MASSENA — The Massena Central School Board of Education has approved a 10-cent price increase for lunches starting in the 2020-21 school year, but Superintendent Patrick Brady said they’re looking for a way to provide free lunches to all students.
He told board members Thursday night that, under the Healthy and Hunger Free Kids Act, they’re required to raise lunch prices over time to close the gap between the revenues they receive for paid meals versus free meal revenues. The increase must be a minimum of 10 cents.
That means lunches will be $2.55 in the elementary schools and $2.65 in the junior high and high school. There’s no change in the reduced price breakfast and lunch (25 cents) or the full student price of breakfast ($1.20).
“(Breakfast) hasn’t changed in a while,” Mr. Brady said.
He said they continue to look at a way they could provide all students with free meals but haven’t been able to do it yet.
“If we meet a certain threshold, then all of our students would be eligible for free and reduced lunch,” he said. “We’re looking at the data. It’s still looking like we’re not quite there.”
According to the U.S. Department of Agriculture, which oversees the National School Lunch program, free lunches are currently available to children in households with incomes at or below 130 percent of poverty. Reduced-price lunches are available to children in households with incomes between 130 and 185 percent of poverty.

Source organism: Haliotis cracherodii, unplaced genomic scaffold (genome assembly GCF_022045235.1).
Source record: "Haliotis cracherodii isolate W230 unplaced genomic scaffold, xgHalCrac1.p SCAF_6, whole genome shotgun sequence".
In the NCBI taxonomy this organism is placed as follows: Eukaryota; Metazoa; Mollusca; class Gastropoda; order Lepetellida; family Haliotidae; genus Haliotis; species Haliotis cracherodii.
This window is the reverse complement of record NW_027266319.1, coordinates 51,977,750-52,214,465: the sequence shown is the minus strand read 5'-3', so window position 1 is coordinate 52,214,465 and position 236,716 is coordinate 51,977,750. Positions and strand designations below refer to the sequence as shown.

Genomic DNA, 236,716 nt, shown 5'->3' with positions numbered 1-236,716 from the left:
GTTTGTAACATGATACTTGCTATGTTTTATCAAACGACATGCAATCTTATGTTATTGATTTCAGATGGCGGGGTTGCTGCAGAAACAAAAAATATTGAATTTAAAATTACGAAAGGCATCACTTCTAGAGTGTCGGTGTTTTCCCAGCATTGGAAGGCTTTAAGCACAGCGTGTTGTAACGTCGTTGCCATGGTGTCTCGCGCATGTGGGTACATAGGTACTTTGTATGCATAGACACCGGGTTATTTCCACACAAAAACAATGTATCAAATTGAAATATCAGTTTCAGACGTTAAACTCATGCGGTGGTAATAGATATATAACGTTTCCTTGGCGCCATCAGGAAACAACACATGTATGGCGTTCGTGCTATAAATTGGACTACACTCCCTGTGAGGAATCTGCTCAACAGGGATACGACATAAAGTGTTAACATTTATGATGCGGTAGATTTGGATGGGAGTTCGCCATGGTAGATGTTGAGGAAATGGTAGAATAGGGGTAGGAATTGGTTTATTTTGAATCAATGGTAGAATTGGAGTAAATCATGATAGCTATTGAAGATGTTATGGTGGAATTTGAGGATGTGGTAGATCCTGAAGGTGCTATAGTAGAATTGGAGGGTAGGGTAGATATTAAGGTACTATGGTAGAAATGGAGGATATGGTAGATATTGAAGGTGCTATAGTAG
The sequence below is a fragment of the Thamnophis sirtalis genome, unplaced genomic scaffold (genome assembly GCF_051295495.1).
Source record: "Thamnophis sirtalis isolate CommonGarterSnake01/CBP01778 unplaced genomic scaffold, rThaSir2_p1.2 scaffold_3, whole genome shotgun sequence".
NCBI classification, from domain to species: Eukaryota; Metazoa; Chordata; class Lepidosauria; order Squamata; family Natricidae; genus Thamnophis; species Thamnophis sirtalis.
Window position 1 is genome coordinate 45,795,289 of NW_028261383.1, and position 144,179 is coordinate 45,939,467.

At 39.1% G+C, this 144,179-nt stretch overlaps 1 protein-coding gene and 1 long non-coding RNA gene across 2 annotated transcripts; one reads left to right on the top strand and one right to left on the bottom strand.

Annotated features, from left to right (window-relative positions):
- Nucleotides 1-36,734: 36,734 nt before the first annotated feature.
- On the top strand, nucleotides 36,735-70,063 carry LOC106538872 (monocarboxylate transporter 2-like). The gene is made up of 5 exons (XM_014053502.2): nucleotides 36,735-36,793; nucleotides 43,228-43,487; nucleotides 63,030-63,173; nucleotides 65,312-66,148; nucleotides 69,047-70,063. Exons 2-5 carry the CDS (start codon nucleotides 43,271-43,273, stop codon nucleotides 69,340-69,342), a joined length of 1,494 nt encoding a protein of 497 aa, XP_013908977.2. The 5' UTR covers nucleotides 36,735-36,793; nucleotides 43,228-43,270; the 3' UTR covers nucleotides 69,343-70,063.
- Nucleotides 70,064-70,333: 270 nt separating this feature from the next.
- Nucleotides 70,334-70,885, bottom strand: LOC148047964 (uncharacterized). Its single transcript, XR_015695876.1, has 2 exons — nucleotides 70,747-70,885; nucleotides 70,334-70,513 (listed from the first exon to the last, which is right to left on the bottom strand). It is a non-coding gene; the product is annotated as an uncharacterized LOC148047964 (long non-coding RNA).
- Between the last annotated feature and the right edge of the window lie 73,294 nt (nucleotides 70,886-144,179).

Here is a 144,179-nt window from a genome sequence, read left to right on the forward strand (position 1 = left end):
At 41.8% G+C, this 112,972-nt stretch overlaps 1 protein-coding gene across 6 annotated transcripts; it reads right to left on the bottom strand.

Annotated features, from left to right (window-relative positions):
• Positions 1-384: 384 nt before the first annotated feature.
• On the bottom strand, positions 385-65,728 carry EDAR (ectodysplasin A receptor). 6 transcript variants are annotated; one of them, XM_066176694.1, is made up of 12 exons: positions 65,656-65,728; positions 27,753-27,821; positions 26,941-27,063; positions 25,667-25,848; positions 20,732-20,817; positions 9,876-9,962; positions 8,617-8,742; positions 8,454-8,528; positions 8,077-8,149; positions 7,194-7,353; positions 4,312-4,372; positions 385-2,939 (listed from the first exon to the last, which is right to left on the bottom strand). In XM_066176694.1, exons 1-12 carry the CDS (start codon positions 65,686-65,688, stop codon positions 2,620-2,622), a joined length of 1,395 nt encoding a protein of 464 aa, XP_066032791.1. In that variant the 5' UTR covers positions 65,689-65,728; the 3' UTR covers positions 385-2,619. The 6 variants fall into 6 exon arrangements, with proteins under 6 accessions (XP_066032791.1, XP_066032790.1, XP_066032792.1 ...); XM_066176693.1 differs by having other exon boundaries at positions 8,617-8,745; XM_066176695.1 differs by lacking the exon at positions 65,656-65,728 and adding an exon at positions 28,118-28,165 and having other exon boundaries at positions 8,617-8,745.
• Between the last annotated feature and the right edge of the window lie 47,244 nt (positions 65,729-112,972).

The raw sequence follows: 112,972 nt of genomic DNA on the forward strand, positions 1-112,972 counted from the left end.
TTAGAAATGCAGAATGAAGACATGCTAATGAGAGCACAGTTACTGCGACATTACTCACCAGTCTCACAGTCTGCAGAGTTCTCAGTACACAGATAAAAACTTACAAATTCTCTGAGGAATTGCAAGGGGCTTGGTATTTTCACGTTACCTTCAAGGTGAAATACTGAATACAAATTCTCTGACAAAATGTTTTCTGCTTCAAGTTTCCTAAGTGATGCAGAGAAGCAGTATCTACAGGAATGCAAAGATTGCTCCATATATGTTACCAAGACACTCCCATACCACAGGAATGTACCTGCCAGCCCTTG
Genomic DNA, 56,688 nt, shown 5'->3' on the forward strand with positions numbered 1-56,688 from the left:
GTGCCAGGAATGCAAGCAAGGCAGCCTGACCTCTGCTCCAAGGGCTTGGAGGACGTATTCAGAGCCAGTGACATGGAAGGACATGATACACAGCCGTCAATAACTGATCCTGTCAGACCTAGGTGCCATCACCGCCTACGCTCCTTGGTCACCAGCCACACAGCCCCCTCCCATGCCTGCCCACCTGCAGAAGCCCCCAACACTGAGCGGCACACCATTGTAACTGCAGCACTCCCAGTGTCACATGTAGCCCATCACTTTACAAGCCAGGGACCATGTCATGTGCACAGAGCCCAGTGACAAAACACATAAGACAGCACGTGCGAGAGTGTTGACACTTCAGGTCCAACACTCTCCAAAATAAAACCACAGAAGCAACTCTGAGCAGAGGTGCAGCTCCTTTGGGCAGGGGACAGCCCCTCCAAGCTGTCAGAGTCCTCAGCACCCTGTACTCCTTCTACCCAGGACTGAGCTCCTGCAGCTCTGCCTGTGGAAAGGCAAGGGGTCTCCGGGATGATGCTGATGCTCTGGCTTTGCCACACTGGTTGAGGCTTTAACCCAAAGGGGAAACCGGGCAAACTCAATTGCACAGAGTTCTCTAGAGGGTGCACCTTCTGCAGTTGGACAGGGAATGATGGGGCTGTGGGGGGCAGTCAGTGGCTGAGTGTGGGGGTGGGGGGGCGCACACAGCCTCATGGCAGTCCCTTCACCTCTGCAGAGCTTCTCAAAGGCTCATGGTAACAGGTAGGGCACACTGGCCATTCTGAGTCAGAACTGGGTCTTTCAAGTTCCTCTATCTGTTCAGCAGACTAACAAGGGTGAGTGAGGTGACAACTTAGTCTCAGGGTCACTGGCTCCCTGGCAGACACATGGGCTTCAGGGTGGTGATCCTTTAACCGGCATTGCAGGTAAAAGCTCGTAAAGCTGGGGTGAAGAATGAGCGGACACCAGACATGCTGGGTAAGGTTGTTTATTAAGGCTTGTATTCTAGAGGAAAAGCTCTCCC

The Community Eligibility Provision (CEP) is a non-pricing meal service option for schools and school districts in low-income areas. CEP allows the nation’s highest poverty schools and districts to serve breakfast and lunch at no cost to all enrolled students without collecting household applications.
Instead, schools that adopt CEP are reimbursed using a formula based on the percentage of students categorically eligible for free meals based on their participation in other specific means-tested programs, such as the Supplemental Nutrition Assistance Program (SNAP) and Temporary Assistance for Needy Families (TANF).
Mr. Brady said one local school district, Edwards-Knox, offers free meals to its students.
“Did they see any increase in their attendance?” board member Kevin Perretta asked. “I’d just be curious to see if there’s any correlation. We spend a lot of money on other programs or take on other initiatives that cost money to try to boost attendance and performance. This doesn’t have legacy costs for the most part, or they’re minimal.”
He said offering free lunches could be an incentive for some students to come to school.
“The biggest thing is to get them in the door. To get them in the door, you get a better chance of getting them across the stage,” Mr. Perretta said.